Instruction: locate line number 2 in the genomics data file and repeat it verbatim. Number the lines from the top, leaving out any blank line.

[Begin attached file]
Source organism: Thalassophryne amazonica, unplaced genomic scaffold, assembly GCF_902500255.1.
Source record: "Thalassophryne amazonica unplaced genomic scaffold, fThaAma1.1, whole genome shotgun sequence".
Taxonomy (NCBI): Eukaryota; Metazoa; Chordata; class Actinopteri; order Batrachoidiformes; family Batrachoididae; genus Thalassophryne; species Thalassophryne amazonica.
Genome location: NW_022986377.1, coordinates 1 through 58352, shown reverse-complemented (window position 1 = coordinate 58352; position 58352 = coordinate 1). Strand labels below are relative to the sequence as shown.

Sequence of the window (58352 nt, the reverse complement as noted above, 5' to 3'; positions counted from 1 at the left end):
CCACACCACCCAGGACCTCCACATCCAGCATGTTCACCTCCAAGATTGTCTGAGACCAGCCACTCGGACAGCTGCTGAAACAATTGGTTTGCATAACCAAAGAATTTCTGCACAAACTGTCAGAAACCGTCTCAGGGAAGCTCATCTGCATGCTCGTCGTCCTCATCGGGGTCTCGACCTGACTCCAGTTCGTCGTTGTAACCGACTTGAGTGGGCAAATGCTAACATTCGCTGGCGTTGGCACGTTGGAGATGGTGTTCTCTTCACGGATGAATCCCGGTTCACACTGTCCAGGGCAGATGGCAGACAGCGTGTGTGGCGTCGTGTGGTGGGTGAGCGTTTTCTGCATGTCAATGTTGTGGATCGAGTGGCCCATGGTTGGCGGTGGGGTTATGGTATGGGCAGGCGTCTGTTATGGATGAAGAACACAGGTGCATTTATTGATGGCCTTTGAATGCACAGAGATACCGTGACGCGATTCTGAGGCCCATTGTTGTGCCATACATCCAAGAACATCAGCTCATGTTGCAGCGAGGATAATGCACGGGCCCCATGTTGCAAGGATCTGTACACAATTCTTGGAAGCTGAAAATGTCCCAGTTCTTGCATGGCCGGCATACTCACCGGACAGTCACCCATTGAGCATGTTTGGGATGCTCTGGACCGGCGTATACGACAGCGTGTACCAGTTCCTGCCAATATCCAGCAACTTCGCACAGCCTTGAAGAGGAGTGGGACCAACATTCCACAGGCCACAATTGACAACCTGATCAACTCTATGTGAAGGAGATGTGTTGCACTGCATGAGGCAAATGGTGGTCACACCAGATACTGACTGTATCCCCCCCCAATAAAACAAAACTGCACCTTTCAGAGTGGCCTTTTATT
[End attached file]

Source record: "Thalassophryne amazonica unplaced genomic scaffold, fThaAma1.1, whole genome shotgun sequence".